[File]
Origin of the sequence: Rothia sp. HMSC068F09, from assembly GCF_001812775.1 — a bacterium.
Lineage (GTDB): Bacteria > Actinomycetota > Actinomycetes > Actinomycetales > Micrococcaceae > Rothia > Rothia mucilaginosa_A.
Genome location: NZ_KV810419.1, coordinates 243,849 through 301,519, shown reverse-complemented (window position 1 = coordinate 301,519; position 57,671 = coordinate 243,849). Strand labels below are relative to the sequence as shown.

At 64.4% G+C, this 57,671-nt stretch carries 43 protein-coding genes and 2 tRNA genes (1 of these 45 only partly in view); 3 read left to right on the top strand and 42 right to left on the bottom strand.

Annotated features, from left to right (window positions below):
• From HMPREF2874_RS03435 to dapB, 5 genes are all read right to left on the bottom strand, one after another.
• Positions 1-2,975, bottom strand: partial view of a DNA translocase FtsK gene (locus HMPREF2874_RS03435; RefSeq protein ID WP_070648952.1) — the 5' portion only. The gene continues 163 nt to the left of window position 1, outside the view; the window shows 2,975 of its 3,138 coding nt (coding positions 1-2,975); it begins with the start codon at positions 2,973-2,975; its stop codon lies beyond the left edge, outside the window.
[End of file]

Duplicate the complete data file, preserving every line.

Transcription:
Origin of the sequence: Rothia sp. HMSC068F09, from assembly GCF_001812775.1 — a bacterium.
Lineage (GTDB): Bacteria > Actinomycetota > Actinomycetes > Actinomycetales > Micrococcaceae > Rothia > Rothia mucilaginosa_A.
Genome location: NZ_KV810419.1, coordinates 243,849 through 301,519, shown reverse-complemented (window position 1 = coordinate 301,519; position 57,671 = coordinate 243,849). Strand labels below are relative to the sequence as shown.

At 64.4% G+C, this 57,671-nt stretch carries 43 protein-coding genes and 2 tRNA genes (1 of these 45 only partly in view); 3 read left to right on the top strand and 42 right to left on the bottom strand.

Annotated features, from left to right (window positions below):
• From HMPREF2874_RS03435 to dapB, 5 genes are all read right to left on the bottom strand, one after another.
• Positions 1-2,975, bottom strand: partial view of a DNA translocase FtsK gene (locus HMPREF2874_RS03435; RefSeq protein ID WP_070648952.1) — the 5' portion only. The gene continues 163 nt to the left of window position 1, outside the view; the window shows 2,975 of its 3,138 coding nt (coding positions 1-2,975); it begins with the start codon at positions 2,973-2,975; its stop codon lies beyond the left edge, outside the window.